During the night, Patti slept so peacefully that Mark kept touching her to make sure she was still breathing. In the morning, all pain was completely gone. That day we got onto our horses and rode to the ceremony with Don Mariano. Patti never experienced any more repercussions from that terrible accident.
My own encounter took place later, overlooking the lagoons, and helped me to come to peace with something about myself that I had felt since I was a child.
It began when Americo told us to each find a spot and meditate alone for a bit before we went back to base camp. Since I am not afraid of heights, I sat right on the edge of a cliff overlooking the lagoons. The horses looked like gnats grazing on a lower meadow. I closed my eyes to meditate, and to my surprise I saw with my third eye a grid of luminous fibers stretching over the lagoons, and what I can only describe as a huge doorway to the other side.
I thought to myself “If I just knew how, I could run on those fibers,” and before I knew it I was moving at an incredible rate of speed, totally out of control, over the lagoons. I will never forget that sensation. Suddenly I heard the voice of Americo yelling “Waiki! Waiki! Waiki! Come back!” (Waiki is the Quechua word for friend, roughly translated). As his voice pierced my consciousness I was yanked back to the present with a big adrenaline rush. I slowly opened my eyes, turned, and looked at Americo sitting some distance away. He was pointing to the sky. As I looked up a huge condor flew overhead.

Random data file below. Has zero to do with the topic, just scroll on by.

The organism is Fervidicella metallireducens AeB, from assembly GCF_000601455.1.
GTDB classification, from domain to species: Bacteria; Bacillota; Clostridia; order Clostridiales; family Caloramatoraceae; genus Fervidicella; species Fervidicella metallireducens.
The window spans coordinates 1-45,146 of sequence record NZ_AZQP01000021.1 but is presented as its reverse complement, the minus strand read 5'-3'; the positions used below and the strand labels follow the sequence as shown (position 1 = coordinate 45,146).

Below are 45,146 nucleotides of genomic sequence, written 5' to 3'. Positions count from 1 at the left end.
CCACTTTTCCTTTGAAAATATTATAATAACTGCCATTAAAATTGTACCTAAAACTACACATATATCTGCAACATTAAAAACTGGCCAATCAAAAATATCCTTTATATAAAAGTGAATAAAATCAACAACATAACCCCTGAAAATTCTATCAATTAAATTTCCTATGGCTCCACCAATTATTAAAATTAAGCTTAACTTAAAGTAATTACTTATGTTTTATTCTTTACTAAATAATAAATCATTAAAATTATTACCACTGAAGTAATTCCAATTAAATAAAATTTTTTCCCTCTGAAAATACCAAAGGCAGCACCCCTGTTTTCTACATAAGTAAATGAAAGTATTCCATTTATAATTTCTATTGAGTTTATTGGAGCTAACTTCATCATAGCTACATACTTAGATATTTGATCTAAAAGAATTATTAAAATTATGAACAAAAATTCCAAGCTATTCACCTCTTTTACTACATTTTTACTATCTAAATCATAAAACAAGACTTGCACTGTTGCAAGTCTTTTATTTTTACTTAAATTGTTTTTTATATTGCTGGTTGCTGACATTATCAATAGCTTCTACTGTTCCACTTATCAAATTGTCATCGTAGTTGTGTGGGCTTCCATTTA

I thought nothing more about this experience until a week or so later. We were at Americo’s ancestral home high on another mountain, sitting outside in a circle on the grass as Americo taught us magical passes . . . movements that flow energy in specific ways.,
When the bell rang for lunch, people got up from the grass and proceeded up some outside stairs to the dining room. As the last person started up the stairs, I unexpectedly felt all the energy begin to drain from my body until I could no longer sit up. As I lay on the ground I remember thinking “Oh my God I am dying.” I managed to say “Get Americo, get Americo” to the last person climbing the stairs.